Day 078: Llantwit Major to Margam

Distance: 22.77 miles

Ascent: 2707 feet

Weather: Sunny

Accommodation: Wild camp Near MArgam


I felt well rested, and well fed after my rest day, and after being dropped back at Llantwit Major Beach I was off on the Wales Coast Path again. Fortunately, the sun was out and was forecast to be for the whole day. The path took me straight up onto the low cliffs, where the path gently undulated up and down soon passing St Donat’s College which appeared to be a strange mix of castle, barracks and college, and was a very imposing building.

The path continued gently undulating up passed Nash Lighthouse, which was very impressive and scale wise was more like the lighthouses you see out to sea than the much smaller ones you normally see around here. And from there the path became a bit steeper with several quite steep ravines that the path had to descend and ascend before reaching Dunraven Castle ruin. In fact the Wales Coast Path skirts just inland from the fort and the OS map doesn’t really do it justice and if it hadn’t been for spotting it during plotting I would probably have walked straight passed without really noticing it. So I diverted through the couple of walled gardens which had been very well preserved/restored considering it costs nothing to go in them. Strangely just at this exact point, my belt broke for the second time of the walk, rather than ask them to replace it this time I will just get something else that will fit the trousers.

From the fort I soon reached Ogmore, which had been on my mind since the rest day as at low tide you can normally wade/walk across the river rather than divert the 3 miles or so inland. I arrived a couple of hours before low tide (but an extremely low tide) and it was not the tide that was the issue but the Ogmore River, presumably due to the melting snow and already saturated land the river was just too powerful and even right down at the seas edge was still deep, so I made the decision to divert inland to the stepping stones near Ogmore Castle.

The walk up the valley was fairly pleasant, and I soon reached the castle and stepping stones. Unfortunately, the river was very high and so was covering most of the stepping stones with an inch or so of water. But I decided to give it a go, and just 4 stones across of probably 30 in total, the inevitable happened and I fell in the river, somehow I stayed upright so I only got wet up to my knees. I made a quick retreat to the bank and tipped the majority of the water out of my boots. The stupid thing was that only a mile extra further diversion inland there was a bridge so I ended up having to head there anyway. I am glad that at least the two men on the other side got to see the fall.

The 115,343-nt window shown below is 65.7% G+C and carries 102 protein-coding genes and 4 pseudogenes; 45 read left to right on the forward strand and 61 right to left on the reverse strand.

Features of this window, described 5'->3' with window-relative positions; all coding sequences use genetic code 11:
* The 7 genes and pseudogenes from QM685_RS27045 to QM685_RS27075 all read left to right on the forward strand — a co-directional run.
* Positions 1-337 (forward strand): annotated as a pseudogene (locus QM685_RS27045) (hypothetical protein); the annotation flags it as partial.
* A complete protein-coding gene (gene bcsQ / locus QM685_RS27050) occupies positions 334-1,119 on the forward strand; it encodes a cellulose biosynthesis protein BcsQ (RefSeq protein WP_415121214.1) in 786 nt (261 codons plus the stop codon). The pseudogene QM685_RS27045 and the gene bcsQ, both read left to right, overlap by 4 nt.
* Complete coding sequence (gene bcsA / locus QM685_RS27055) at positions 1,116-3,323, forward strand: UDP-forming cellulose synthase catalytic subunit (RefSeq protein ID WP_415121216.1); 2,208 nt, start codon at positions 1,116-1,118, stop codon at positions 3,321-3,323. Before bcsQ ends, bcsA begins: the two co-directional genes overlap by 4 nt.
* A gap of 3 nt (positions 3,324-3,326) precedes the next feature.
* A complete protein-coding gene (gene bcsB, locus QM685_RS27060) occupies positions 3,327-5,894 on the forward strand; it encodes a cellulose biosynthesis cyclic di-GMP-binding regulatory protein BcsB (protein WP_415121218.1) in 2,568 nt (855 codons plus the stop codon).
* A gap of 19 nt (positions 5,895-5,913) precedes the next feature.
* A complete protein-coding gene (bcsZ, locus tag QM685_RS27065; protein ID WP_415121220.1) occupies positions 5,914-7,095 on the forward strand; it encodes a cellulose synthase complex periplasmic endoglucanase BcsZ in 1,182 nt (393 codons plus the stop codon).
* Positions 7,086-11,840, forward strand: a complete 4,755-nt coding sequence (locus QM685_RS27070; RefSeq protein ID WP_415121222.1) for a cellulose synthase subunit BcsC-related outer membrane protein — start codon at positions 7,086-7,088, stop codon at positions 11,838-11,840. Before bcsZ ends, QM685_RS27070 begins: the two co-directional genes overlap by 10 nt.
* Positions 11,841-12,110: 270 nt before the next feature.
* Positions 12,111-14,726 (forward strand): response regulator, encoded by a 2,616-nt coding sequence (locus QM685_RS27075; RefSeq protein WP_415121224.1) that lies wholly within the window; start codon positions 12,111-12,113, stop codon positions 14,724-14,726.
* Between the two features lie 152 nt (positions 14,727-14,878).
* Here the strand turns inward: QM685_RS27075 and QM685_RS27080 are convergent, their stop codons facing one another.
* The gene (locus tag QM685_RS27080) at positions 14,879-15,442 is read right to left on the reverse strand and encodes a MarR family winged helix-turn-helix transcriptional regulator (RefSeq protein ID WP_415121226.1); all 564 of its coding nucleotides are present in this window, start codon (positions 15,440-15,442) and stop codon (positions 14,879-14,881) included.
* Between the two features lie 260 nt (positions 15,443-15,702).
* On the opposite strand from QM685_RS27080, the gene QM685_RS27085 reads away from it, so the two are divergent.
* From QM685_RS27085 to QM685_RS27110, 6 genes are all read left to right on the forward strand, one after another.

It was annoying now having wet boots, but there was nothing I could really do about it so just carried on. I decided to head through the dunes of the Merthyr-mawr Warren Nature Reserve just of the beach, rather than along the beach just for a bit of interest. This area was very beautiful, and I even saw a bird that I am not sure I have seen before, very distinctive based on the way it crept up/down the trunk and I think it is a treecreeper (see photo below.)

Porthcawl oh Porthcawl, what can I say about your sort of arcade area that I entered the town through. It was probably the most tacky thing I had been through on the walk and not in a good way. It was also incredible strange, amusement arcades and then what looked like it should probably be a fire escape having a piece of cardboard with beer prices on it, £2 a beer in fact, and an arrow directing you in. It slightly made me think of the the SAW horror movies and I don’t know quite why.

But Porthcawl itself was nice, and I decided to head into a little café and have a snack, before stocking up on supplies in the Co-op. Once I had finished eating, the cook asked where I was walking and on telling her about the challenge she very kindly and to my surprise gave me back the money I had spent.

The path heads out of Porthcawl and passed the Royal Porthcawl Golf Course on a very smooth path some concreted and some boardwalked, before these solid paths finish at the Kenfig Pool & Dunes Reserve. It was here that I came across a dog in a pretty remote place, and seemingly no owner around. Slightly disgustingly he appeared to be eating a decaying sheeps leg. I approached, and he seemed calm enough until I got to about 2m away, then he got very aggressive low stance mouth open and growling so I stepped back and he calmed down again. There clearly was no owner around so presumably he was lost but after trying another couple of times to get close enough to grab his collar so I could get the number I had to give up as he almost bit me once. So, I left him behind and will send the picture to a local lost dogs organisation tonight.

From here it was a quick dash through the dunes, with the large industrial units of Port Talbot now clearly visible, before pitching my tent just short of Margam on the edge of the dunes. It feels like a very good spot, though strangely for the first time on my walk some one came up and said hi from outside the tent which panicked me a bit. But I popped my head out and in fact it was just someone who was interested that there was someone backpacking at this time of year and we had a quick chat.

So a day that when I stared writing the diary felt like a nice day, but I am sure for people reading it this sounds far more calamitous a day; with broken belts, falls into rivers and defensive lost dogs. The wet boots are a bit annoying, but hopefully the way I have opened them and aimed them toward the wind they will not be to wet tomorrow.

charles compton